Perfecting the Story of Pain

Why retelling your sad story is more satisfying than a solution.

Have you ever thought about how you think? Probably not, but psychologists have a word for thinking about your thoughts and feeling your feelings. It’s called metacognition. 

If you’ve ever said, “this hurts my brain” or “that’s too painful to talk about,” you are describing something quite real. In a way, you can feel your thoughts. Some of them feel easy: like imagining words that rhyme with “hat” or listening to repetitive pop music. Sometimes thinking feels like work, though: like imagining words that rhyme with “strategy,” listening to jazz music without a time signature, or processing complex emotions. 1

The human tendency is to avoid thinking about things that hurt our brain, so we continuously search for the easiest experiences and explanations. When it comes to our memory, we give our brain a break by neatly categorizing the events and confirming what we thought all along. 

Wanting to think easy thoughts is called fluency. It’s the perfect storm of ideas and experiences that are familiar. It’s why the music you listen to as a kid always causes nostalgia and why you stop discovering new music after the age of 33.2 It’s why your favorite foods and favorite sports teams stay your favorite. It’s why people have racists views, gender bias, and the Hatfields hate the McCoys. 

Familiarity, fluency, and fact are inextricably linked. “This idea sounds familiar,” “That idea feels right,” and “that idea is good and true” spill into each other into one mental mush. The less you have to think about something, the more you agree with your opinion, but the inverse is also true–the more you analyze your thoughts, the more open you are to changing them.

Remembering Things That Didn’t Happen

Elizabeth Loftus is a cognitive psychologist who studies memory but in an unconventional way. She doesn’t study why people forget things; instead, she studies why people remember things that didn’t happen–false memories. 

“Many people believe that memory works like a recording device,” says Loftus. “But decades of research has shown that’s not the case. Memory is constructed and reconstructed. It’s more like a Wikipedia page–you can go change it, but so can other people.”

“Most people cherish their memories,” says Loftus. “But I know from my work just how much fiction is already in there.” 3

Do You Want to Get Well?

One day Jesus spoke to a man who had been paralyzed for 38 years and asked him a seemingly ridiculous question: “Would you like to get well?” (John 5:6) Why would Jesus ask a man who was sick for 38 years if he wants to get well?  Of course, he does, right? Maybe not. The man responded, “I don’t have anyone to help me,” but that’s not what Jesus asked.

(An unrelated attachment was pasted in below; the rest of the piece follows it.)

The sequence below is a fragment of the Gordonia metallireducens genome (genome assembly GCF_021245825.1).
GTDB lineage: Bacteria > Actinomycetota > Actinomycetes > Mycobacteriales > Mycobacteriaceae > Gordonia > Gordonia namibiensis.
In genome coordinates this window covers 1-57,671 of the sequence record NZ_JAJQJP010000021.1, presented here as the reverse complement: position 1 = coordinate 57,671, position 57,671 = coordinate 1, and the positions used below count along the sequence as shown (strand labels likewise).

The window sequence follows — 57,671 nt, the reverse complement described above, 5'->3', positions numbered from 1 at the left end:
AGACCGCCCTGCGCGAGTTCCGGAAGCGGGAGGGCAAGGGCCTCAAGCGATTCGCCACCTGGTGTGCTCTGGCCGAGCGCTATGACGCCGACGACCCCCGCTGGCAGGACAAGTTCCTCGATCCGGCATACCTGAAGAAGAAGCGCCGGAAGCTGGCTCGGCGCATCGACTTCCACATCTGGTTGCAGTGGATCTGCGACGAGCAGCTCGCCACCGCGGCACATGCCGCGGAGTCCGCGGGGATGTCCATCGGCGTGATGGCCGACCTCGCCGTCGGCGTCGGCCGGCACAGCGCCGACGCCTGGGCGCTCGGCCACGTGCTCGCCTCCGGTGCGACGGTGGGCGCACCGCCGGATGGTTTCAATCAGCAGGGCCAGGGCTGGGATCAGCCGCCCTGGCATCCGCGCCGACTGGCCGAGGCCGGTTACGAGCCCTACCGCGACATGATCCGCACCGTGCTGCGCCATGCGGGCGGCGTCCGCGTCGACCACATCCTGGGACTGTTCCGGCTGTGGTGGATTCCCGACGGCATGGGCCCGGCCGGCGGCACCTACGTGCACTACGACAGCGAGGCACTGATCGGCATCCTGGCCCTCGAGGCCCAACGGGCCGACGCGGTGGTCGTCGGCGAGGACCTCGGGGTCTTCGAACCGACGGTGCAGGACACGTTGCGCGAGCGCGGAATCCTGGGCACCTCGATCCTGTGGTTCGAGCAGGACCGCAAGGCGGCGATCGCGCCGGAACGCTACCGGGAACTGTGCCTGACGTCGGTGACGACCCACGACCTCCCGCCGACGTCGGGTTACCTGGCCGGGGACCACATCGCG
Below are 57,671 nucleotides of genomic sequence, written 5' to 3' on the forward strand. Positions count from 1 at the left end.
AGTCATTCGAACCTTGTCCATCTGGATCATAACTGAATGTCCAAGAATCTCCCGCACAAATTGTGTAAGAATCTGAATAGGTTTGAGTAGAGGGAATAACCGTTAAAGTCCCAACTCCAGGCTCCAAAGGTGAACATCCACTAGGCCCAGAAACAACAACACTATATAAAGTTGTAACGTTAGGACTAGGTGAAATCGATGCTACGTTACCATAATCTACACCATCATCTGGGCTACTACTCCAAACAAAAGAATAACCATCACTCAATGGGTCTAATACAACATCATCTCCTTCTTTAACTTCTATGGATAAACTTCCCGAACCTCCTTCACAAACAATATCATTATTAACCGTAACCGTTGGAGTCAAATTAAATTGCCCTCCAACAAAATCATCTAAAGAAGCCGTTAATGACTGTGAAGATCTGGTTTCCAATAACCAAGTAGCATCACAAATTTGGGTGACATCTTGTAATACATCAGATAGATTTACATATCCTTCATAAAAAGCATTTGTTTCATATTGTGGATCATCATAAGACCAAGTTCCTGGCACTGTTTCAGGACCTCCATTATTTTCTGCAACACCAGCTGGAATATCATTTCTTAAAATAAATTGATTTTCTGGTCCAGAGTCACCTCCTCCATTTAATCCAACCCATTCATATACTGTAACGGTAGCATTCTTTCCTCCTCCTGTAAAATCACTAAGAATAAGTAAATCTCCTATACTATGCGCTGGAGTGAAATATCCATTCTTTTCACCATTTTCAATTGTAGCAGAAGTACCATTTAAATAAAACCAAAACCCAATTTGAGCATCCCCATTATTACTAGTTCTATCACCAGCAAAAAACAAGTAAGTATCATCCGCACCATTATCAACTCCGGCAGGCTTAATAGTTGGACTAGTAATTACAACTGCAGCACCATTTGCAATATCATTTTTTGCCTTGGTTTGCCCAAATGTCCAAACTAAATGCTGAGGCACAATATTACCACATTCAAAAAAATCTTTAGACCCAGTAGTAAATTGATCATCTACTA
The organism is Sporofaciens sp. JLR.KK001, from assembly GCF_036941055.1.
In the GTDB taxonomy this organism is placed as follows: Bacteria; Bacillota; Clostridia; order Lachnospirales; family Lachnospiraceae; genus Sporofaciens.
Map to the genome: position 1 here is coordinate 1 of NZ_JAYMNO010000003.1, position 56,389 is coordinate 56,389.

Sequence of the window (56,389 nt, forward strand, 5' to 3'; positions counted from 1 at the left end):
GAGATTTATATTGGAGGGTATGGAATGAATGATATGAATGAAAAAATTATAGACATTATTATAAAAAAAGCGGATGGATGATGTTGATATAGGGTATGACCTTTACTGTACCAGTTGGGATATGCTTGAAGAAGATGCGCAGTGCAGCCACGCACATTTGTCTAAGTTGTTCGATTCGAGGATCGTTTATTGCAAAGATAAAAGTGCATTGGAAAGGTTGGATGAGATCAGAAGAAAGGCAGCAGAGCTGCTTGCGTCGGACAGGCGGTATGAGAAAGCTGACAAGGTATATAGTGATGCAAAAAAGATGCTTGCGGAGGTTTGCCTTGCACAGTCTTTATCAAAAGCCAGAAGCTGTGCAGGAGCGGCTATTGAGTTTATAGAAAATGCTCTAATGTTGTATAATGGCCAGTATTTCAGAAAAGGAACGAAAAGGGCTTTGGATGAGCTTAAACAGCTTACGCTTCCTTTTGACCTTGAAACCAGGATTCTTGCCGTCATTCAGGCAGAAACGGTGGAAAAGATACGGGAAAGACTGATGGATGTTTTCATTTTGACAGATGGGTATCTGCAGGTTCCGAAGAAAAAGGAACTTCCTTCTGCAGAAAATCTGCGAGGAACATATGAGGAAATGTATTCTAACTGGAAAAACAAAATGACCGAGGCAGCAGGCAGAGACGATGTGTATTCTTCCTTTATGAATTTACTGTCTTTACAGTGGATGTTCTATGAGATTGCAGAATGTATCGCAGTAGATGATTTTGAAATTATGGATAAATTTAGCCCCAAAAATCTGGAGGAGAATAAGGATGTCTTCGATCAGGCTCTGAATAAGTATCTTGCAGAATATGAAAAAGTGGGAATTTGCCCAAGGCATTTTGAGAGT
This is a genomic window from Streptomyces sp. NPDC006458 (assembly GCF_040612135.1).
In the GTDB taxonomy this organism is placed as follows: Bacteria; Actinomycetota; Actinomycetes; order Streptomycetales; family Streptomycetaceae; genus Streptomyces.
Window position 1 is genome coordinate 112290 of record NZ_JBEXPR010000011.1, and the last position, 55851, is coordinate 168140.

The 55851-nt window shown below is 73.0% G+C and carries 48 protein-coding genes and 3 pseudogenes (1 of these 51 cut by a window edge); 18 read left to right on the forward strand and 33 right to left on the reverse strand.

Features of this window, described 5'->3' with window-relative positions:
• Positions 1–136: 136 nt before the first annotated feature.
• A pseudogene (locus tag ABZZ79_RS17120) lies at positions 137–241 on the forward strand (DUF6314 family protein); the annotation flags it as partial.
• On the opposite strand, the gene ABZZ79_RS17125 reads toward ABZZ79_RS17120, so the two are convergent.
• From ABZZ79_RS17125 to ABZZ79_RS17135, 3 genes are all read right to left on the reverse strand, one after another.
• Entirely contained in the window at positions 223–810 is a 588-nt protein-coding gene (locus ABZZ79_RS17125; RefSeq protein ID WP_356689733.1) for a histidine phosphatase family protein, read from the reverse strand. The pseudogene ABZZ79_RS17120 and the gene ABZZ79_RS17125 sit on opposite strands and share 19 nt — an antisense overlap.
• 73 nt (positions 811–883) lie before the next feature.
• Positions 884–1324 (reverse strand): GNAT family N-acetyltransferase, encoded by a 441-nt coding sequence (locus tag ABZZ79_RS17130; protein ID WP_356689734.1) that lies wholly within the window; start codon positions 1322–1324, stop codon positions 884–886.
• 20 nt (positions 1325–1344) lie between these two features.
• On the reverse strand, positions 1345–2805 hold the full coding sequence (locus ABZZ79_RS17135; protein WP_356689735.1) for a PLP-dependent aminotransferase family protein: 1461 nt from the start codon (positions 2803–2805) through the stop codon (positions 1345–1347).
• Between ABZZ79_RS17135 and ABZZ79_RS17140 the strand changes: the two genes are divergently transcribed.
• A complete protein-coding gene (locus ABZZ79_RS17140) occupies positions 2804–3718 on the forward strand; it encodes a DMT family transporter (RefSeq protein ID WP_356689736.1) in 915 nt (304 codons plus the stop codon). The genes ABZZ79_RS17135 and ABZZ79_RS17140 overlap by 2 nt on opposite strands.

In 20 years of pastoral leadership, I have noticed a recurring pattern with people who have been paralyzed by life: sometimes the story is more satisfying than the solution

As our brains search for the most familiar explanations to life’s events, we find comfort in feeling right and conclude it must be true. This allows us to offer straightforward explanations for complex problems and to dehumanize people as villains and us as helpless victims. Frederick Buechner said, “Of the Seven Deadly Sins, anger is possibly the most fun.”

It’s not that you haven’t spent much time thinking about it–to the contrary, you’ve spent too much time thinking about it, but in the thinking and retelling, have you come to any different conclusions?  

Think about the prayer requests and stories shared in your small group or the conversations shared around the Thanksgiving table–they are the stories that define us. Most people have perfected their story–the villains and the heroes, the build-up and the climax. It’s just easier that way.

The greatest danger you face is not what might happen to you but how you will remember, explain and retell, what happened to you. “Myth becomes myth not in the living but in the retelling.” 4

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Footnotes

  1. Derek Thompson, Hit Makers: How to succeed in an Age of Distraction. Pg. 42-43[]
  2. New Music Discovery Stops at Age 33: https://www.wnycstudios.org/podcasts/takeaway/segments/music-discovery-stops-age-33-says-study[]
  3. The fiction of memory: Elizabeth Loftus at TEDGlobal 2013: https://blog.ted.com/tk-elizabeth-loftus-at-tedglobal-2013/[]
  4. Holiday, Ryan. Ego Is the Enemy, p. 107[]

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